Calculate line-height with font in rem-value

How can i calculate the most suitable line-height for font-size set with rem?

For example:

html {
    font-size: 62.5%;

p {
    font-family: Arial, Helvetica, sans-serif;
    font-size: 14px;
    font-size: 1.4rem;
    line-height: 1.3; /* how do i calculate this value? */

The reason i asked the question is that im a puzzled how to understand the relationship between font-size in body (for easy rem calculation), actual rem font-size and the "non-value" in line-height which as far as i understand in a STATIC layout represents font-size like:

font-size: 20px; and line-height: 2.0; - will add height of font-size as line-height

In a fluid layout - when using rem in font-size - will the "non-value" line-height: 2.0; use height of font calculated in rem as line-height or still rely on the pixel-based value (which in the example is fallback for older browsers)? I think i should have put this is my original question - i'll edit now


Well, in my opinion, all these (<number> | <length> em | <percentage>) relative measures might be appropriate for line-height property.

<number> The used value is this unitless <number> multiplied by the element's font size. The computed value is the same as the specified <number>. In most cases this is the preferred way to set line-height with no unexpected results in case of inheritance.

<length> The specified <length> is used in the calculation of the line box height.

<percentage> Relative to the font size of the element itself. The computed value is this percentage multiplied by the element's computed font size. Percentage and em values may have unexpected results.

The difference between number and percentage or em:

According to MDN doc, this unitless number multiplied by element's own font-size (Also for each children of the current element).

While using percentage or em for a parent element, causes the children to obey from their parent's computed line-height.

Check this demo to see the issue in action.

Putting all together

In this case, all these values have the same effect:

p {
  font-family: Arial, Helvetica, sans-serif;
  font-size: 14px;
  font-size: 1.4rem;

  line-height: 1.3;   /*  = 1.3 * computed font-size */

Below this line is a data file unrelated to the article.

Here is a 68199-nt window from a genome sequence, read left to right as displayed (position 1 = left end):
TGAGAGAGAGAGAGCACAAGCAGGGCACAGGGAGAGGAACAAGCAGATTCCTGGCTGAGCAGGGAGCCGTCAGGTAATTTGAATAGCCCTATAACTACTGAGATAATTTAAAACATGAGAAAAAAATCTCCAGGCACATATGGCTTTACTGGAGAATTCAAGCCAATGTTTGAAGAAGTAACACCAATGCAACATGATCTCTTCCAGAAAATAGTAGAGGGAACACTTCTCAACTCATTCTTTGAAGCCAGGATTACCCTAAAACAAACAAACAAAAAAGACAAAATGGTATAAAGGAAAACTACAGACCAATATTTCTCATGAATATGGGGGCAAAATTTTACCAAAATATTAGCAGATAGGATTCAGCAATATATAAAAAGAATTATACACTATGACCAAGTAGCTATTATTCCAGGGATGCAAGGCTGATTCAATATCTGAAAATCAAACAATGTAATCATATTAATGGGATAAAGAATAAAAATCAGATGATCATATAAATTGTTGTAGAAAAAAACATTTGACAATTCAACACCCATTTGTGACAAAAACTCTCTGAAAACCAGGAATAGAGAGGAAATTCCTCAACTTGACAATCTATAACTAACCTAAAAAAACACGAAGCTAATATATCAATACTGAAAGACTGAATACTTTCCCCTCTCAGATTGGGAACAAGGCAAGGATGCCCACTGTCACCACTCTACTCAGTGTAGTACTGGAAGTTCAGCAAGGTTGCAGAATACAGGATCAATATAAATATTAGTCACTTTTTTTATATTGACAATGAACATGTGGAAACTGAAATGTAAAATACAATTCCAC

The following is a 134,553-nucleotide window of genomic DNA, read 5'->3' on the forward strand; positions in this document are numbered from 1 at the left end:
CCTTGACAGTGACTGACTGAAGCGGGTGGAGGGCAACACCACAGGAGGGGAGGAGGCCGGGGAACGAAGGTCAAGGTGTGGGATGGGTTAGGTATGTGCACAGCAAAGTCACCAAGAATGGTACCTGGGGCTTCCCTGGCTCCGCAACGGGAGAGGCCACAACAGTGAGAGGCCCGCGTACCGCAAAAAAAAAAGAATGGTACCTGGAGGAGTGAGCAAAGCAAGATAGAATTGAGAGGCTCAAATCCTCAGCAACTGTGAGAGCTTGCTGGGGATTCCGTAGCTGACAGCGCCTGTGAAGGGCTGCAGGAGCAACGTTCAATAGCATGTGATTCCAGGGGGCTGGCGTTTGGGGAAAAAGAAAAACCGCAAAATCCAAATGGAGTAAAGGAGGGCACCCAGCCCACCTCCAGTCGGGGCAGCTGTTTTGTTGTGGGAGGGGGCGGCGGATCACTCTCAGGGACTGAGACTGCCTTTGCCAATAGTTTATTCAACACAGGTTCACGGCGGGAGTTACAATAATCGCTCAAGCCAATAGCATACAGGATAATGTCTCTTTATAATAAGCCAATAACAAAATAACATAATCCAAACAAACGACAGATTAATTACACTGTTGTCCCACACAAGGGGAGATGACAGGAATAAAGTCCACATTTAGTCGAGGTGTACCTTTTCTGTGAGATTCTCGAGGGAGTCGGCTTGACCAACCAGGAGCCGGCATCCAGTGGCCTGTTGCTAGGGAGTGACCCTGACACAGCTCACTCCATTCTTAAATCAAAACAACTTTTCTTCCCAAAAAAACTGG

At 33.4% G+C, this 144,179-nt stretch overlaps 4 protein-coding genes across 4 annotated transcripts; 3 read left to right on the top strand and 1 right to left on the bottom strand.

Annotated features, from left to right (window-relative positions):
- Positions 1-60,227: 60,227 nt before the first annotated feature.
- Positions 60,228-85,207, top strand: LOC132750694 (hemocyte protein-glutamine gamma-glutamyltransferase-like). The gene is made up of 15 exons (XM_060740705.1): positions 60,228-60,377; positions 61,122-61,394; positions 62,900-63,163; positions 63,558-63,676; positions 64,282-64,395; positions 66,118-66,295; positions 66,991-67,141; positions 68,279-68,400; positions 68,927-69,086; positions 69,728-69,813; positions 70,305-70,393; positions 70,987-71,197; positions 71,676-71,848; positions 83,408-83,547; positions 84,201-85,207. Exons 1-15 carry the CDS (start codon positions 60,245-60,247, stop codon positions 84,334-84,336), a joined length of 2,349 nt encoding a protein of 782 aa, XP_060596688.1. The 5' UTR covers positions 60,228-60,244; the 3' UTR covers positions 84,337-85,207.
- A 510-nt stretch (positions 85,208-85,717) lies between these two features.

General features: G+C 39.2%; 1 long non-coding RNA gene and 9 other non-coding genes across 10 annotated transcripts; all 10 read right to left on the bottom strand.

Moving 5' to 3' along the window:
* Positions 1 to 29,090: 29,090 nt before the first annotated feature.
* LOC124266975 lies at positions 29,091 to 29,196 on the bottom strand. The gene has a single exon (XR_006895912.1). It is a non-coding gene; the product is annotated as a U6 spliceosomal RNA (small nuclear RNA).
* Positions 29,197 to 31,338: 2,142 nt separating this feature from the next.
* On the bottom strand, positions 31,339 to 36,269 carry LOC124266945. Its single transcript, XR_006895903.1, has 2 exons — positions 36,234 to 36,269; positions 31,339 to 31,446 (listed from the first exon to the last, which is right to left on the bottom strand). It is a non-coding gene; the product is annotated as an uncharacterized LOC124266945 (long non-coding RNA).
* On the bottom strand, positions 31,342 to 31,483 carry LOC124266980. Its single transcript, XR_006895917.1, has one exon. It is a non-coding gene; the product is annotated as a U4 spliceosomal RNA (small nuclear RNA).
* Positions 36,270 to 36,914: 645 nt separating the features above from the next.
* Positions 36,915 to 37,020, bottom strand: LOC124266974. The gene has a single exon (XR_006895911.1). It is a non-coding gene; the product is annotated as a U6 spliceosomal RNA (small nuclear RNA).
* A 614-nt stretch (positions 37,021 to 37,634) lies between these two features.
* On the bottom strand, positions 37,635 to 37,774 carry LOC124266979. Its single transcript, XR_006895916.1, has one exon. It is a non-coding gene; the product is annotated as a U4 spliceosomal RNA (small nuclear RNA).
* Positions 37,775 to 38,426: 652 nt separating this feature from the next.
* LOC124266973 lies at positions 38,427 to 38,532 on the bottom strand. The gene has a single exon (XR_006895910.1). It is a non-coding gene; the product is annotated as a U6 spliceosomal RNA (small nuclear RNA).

line-height: 130%;  /*  = 1.3 * computed font-size */
  line-height: 1.3em; /*  = 1.3 * computed font-size */

But to if you want to calculate the line-height value in rem unit, you can use the following:

html {
  font-size: 62.5%; /* ~10px = 16px(default) * 0.625 */

p {
  font-family: Arial, Helvetica, sans-serif;
  font-size: 14px;
  font-size: 1.4rem;
  line-height: 1.3; /* as fallback */
  /* value = (10px * 1.4 * 1.3) / 10px = 1.82rem
               |      |     |
      <html>   |      |     --> line-height multiplier (same as <number>)
   font-size <--      |
       in px          --> Current element's font-size ratio
  line-height: 1.82rem;

span { background-color: gold; } /* for demo */
<p><span>Lorem ipsum dolor sit amet, consectetur adipisicing elit.
  Consectetur quis omnis repellat voluptates necessitatibus repellendus
  sapiente nesciunt vero dolorem voluptate mollitia ex a quo consequuntur
  quia quasi aperiam quibusdam maiores.</span></p>

First, i don't understand the idea of line-height inside p element, because the standard margin between 2 lines in a paragraph is always there by browsers default feature.The way you try to achieve it, it will only go on adding space in between two line

To give a solution,unless you go for media-query there is no standard way because line-height would work with the size of font, so bigger the size of font, bigger the line-height....this is important to understand because you have set font-size in relation to view port dimension => font-size: 1.4rem;

Read here how line-height works : CSS - Line height property, how it works (simple)


Editing after you commented,see the thing is, that if you give line-height in your p, it would add go on adding that to all lines inside p...ifyou don't wanna go with media-queries and browser uniformity is your main concern, then you can do something like this :

  line-height: 1.2;
  padding-top: 1% /*this will ensure that p has space from above */

Please use to multiply your line height by 10 and use px for line height.

line-height: (1.3 * 10) + px;

at the same time u simply use line-height: 1.3rem;

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